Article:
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I want to know what values of x are so that $(-2)^x = 4$

If this equation is true, why $\log_{-2}{4}$ is undefined in $\mathbb{R}$?

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$\log_{-2}4=\frac{\ln4}{\ln(-2)}$, which leaves you with $\ln(-2)$, which is undefined in the real numbers.

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  • $\begingroup$ but if we use the definition that $(-2)^x=4$, I think that x would be 2. In that case, it's defined. $\endgroup$ – ABE_Mark45 Dec 3 '16 at 21:19
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Multiply by $-1$ the left term and take logarithms:

$\log_{2}(2^x) = \log_{2}(4) \Rightarrow x\log_{2}(2) = 2$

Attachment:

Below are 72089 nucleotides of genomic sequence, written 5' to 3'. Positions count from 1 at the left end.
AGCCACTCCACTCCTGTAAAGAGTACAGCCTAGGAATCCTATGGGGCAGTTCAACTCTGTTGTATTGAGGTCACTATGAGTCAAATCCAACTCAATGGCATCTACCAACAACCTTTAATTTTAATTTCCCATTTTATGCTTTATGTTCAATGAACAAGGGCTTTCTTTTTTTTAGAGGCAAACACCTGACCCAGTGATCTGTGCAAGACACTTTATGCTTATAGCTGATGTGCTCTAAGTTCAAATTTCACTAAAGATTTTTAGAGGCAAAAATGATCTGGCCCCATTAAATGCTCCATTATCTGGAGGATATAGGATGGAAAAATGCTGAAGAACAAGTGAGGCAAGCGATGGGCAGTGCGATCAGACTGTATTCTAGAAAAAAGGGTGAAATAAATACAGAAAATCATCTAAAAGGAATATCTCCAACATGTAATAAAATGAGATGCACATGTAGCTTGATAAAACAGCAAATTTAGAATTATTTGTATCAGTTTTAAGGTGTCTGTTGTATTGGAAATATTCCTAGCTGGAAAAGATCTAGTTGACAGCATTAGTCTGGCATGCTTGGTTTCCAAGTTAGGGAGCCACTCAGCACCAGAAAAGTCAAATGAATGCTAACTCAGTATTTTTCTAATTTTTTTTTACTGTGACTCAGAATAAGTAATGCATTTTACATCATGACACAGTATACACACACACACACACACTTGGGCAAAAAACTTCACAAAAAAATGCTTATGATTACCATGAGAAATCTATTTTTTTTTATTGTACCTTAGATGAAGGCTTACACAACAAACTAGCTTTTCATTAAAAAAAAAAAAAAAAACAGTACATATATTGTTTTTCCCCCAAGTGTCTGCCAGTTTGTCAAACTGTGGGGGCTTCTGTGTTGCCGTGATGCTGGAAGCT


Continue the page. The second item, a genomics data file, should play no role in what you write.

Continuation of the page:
$x = 2$

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Consider the following:

Let $x=log_{-3}(27)$. Then, by definition $(-3)^x = 27$. This, however would lead to a contradiction, since $(-3)^3 = -27$. In that case, our function would not have a solution, which means it is not defined for the basis $-3$. Just because it works out for some special cases does not make it well defined.

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